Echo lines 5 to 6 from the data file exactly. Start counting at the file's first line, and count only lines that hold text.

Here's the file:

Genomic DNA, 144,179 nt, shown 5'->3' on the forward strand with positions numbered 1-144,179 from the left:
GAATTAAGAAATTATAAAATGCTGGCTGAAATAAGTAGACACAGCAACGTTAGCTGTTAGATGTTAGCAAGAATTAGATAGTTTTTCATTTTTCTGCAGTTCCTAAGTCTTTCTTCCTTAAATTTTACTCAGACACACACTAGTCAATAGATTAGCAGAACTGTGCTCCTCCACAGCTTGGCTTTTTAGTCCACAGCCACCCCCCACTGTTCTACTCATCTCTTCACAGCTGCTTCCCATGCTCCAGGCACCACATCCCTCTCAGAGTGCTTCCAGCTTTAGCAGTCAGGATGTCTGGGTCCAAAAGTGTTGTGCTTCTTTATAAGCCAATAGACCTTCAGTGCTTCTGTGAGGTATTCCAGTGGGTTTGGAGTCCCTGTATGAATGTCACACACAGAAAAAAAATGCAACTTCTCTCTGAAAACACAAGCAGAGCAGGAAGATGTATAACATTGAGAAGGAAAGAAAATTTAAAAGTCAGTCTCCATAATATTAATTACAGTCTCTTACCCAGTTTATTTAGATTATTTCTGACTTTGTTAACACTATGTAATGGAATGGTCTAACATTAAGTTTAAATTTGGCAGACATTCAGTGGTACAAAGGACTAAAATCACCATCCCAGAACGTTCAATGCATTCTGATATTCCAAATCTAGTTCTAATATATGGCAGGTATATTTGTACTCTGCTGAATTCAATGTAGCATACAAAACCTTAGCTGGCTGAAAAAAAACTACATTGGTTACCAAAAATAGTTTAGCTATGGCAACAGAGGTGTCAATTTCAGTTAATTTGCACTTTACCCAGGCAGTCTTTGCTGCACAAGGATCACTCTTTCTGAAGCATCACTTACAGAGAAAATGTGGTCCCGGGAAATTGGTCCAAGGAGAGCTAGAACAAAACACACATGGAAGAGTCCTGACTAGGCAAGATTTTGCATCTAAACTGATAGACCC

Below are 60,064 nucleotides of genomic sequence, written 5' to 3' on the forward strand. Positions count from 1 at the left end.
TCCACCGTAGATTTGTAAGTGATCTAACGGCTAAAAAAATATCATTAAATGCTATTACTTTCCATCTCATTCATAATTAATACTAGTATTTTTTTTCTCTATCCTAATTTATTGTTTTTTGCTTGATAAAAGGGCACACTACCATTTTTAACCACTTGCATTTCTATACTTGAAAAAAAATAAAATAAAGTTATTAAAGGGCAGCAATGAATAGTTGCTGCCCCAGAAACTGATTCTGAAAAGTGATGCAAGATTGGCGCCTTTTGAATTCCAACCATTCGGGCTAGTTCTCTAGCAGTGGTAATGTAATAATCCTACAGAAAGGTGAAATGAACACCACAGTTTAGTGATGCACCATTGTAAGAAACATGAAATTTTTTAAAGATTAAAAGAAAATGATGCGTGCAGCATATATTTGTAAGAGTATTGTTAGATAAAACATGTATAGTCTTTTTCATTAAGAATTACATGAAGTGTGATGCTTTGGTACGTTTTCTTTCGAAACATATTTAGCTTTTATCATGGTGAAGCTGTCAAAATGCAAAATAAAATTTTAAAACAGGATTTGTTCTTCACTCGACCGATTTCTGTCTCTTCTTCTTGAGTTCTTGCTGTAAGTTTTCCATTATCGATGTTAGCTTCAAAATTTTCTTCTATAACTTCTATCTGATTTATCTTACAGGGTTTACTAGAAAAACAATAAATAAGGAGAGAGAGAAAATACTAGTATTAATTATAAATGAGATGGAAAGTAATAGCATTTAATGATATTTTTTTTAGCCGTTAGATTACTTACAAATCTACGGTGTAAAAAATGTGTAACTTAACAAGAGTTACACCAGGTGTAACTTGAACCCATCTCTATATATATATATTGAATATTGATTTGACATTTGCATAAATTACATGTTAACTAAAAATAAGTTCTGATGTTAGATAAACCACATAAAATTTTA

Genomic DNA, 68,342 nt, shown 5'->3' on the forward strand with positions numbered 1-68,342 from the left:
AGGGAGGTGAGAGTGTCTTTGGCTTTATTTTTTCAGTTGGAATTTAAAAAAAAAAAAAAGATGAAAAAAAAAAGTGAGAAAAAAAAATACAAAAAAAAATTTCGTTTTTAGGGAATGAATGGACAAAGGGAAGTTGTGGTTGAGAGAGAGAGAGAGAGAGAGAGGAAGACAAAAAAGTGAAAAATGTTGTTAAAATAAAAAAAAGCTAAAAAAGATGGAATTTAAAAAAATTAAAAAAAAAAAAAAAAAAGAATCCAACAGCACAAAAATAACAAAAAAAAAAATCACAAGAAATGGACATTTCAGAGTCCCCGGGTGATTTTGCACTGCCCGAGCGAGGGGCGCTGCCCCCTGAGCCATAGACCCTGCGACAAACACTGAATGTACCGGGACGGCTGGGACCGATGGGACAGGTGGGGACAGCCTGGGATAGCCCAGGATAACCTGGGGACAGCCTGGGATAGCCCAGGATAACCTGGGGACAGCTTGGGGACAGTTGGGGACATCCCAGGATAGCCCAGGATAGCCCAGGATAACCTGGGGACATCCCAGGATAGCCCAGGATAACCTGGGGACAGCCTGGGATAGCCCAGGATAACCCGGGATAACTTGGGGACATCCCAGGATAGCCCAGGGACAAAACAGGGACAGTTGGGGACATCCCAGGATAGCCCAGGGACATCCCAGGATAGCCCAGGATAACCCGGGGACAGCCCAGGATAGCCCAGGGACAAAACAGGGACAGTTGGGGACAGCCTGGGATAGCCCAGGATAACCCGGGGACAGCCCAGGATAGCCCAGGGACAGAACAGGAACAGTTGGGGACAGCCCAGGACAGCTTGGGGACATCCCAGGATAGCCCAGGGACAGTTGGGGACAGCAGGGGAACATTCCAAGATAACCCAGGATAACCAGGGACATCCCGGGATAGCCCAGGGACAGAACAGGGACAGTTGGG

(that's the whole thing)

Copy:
Genomic DNA, 68,342 nt, shown 5'->3' on the forward strand with positions numbered 1-68,342 from the left:
AGGGAGGTGAGAGTGTCTTTGGCTTTATTTTTTCAGTTGGAATTTAAAAAAAAAAAAAAGATGAAAAAAAAAAGTGAGAAAAAAAAATACAAAAAAAAATTTCGTTTTTAGGGAATGAATGGACAAAGGGAAGTTGTGGTTGAGAGAGAGAGAGAGAGAGAGAGGAAGACAAAAAAGTGAAAAATGTTGTTAAAATAAAAAAAAGCTAAAAAAGATGGAATTTAAAAAAATTAAAAAAAAAAAAAAAAAAGAATCCAACAGCACAAAAATAACAAAAAAAAAAATCACAAGAAATGGACATTTCAGAGTCCCCGGGTGATTTTGCACTGCCCGAGCGAGGGGCGCTGCCCCCTGAGCCATAGACCCTGCGACAAACACTGAATGTACCGGGACGGCTGGGACCGATGGGACAGGTGGGGACAGCCTGGGATAGCCCAGGATAACCTGGGGACAGCCTGGGATAGCCCAGGATAACCTGGGGACAGCTTGGGGACAGTTGGGGACATCCCAGGATAGCCCAGGATAGCCCAGGATAACCTGGGGACATCCCAGGATAGCCCAGGATAACCTGGGGACAGCCTGGGATAGCCCAGGATAACCCGGGATAACTTGGGGACATCCCAGGATAGCCCAGGGACAAAACAGGGACAGTTGGGGACATCCCAGGATAGCCCAGGGACATCCCAGGATAGCCCAGGATAACCCGGGGACAGCCCAGGATAGCCCAGGGACAAAACAGGGACAGTTGGGGACAGCCTGGGATAGCCCAGGATAACCCGGGGACAGCCCAGGATAGCCCAGGGACAGAACAGGAACAGTTGGGGACAGCCCAGGACAGCTTGGGGACATCCCAGGATAGCCCAGGGACAGTTGGGGACAGCAGGGGAACATTCCAAGATAACCCAGGATAACCAGGGACATCCCGGGATAGCCCAGGGACAGAACAGGGACAGTTGGG